Special tax rules block relief for business entertainment costs. However, the rules can be applied in different ways. What are the dos and don’ts?
As you probably know, both income and corporation taxes rules block businesses from claiming a deduction from profits for expenses they incur on entertainment, such as taking customers or suppliers out for a meal. A corresponding rule for directors and employees mirrors the block, but to prevent double taxation both rules don’t apply to the same expense.
No double taxation
Where you personally pay for business entertainment, e.g. taking a customer for lunch, and your company repays you, an exemption applies so that you aren’t liable to income tax or NI on the reimbursement. However, under the rule we’ve already mentioned, your company cannot claim a deduction against its profits for the amount reimbursed.
Example. Andy is the sales manager for Acom Ltd which typically spends £6,000 per year entertaining customers. Acom reimburses all Andy’s expenses which means he’s not out of pocket. Plus, there are no tax or NI consequences as long as Acom doesn’t claim a tax deduction for the reimbursement. It must confirm this position by ticking the appropriate box on the Form P11D it submits to HMRC for Andy.
Mistake 1 – new companies
Owner managers of companies, especially those strapped for cash, can fall into a trap involving reimbursement of entertainment costs. For example, to help their company’s cash flow a director pays for entertaining customers out of their own pocket and doesn’t bother to claim reimbursement from their company. They can be forgiven for thinking that there’s no point because, whether directly or via their company, it’s going cost them in the end. However, the side effect of not claiming reimbursement is that both they and their company fail to receive tax relief under the terms of the special rule already mentioned.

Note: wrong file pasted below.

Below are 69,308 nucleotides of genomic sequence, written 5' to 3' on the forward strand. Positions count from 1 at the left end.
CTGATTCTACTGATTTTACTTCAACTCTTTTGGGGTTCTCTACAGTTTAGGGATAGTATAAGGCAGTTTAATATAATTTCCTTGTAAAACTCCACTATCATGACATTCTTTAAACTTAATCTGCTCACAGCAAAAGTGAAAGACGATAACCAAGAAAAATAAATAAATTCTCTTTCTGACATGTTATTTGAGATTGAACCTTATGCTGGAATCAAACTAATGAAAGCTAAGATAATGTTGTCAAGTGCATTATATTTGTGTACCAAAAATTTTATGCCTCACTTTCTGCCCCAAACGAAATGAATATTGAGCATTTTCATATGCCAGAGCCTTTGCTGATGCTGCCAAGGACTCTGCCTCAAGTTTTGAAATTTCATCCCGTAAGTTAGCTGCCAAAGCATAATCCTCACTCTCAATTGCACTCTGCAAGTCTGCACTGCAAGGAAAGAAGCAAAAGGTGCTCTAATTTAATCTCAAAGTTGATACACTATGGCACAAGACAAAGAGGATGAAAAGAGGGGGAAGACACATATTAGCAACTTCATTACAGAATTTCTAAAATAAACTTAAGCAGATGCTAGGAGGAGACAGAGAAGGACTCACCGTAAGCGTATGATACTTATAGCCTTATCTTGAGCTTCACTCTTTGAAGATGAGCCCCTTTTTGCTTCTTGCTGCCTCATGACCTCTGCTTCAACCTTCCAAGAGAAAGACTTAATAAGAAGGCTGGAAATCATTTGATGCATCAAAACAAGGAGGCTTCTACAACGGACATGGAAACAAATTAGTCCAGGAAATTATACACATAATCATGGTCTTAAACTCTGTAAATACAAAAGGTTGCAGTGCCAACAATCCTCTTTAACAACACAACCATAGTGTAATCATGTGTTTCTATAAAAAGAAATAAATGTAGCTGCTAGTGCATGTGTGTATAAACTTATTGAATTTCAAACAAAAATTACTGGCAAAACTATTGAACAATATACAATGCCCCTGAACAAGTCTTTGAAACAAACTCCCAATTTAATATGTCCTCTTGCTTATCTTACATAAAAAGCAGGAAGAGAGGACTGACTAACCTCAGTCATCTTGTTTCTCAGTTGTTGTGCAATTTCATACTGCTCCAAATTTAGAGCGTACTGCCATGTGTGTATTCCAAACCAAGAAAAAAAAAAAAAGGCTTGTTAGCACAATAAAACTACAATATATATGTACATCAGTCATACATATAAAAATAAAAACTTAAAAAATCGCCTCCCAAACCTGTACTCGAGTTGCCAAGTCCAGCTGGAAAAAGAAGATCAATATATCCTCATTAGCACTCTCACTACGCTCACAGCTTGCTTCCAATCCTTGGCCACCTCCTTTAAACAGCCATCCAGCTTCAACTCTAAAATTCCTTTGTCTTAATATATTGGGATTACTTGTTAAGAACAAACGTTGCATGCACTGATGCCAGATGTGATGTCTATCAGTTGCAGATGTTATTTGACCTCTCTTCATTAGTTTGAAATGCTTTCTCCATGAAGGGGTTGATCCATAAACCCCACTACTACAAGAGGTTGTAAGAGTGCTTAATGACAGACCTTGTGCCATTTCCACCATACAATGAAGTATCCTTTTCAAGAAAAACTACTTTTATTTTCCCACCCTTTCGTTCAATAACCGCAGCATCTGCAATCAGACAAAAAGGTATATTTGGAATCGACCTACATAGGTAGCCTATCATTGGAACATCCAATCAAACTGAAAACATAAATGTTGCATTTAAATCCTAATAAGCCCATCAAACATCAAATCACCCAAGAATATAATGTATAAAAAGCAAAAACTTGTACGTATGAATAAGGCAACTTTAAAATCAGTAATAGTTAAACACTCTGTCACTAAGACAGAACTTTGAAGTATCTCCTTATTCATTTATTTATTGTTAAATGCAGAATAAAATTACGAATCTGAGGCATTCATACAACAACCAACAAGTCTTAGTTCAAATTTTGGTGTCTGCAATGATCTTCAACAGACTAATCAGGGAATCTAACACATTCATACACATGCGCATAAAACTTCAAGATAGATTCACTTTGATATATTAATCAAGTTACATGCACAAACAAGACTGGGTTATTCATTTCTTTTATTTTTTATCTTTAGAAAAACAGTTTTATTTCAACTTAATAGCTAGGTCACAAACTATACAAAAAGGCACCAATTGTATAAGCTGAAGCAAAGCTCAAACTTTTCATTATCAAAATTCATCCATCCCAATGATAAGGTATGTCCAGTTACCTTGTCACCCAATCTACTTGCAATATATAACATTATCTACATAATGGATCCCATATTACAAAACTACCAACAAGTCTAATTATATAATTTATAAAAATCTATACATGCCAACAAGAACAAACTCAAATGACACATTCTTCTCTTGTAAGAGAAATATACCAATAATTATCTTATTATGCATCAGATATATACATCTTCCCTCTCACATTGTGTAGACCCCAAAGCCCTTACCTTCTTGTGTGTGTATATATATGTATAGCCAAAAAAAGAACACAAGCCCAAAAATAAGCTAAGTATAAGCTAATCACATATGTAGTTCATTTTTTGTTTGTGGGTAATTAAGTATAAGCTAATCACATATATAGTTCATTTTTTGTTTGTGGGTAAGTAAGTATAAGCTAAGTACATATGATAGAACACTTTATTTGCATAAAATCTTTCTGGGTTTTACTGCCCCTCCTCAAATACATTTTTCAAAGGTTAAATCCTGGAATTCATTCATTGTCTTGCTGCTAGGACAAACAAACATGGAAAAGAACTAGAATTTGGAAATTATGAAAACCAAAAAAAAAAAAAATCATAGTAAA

Tip. The solution is simple. Always claim reimbursement of entertainment expenses you incur from your company. If it doesn’t have the cash to pay you straightaway that’s OK, it can do it later. This won’t prevent you from obtaining tax relief for the expense provided that the company doesn’t claim a deduction for it.
Mistake 2 – travel costs
Another common mistake made regarding business entertainment involves associated travel costs. Say you (or an employee) travel to see a customer to take them out for a meal. You’ll no doubt discuss work, but it still counts as business entertainment meaning that the cost of the meal isn’t tax deductible for your business. However, HMRC’s view is that your travel costs to meet the customer aren’t part of the entertainment and are therefore tax deductible.
Trap. If the business pays for the customer’s travel to a business entertainment event, the special rule applies to block tax relief. Conversely, the cost of your (or an employee’s) travel to the same event is tax deductible as long as the main purpose of the event wasn’t entertainment.
By: FL Memo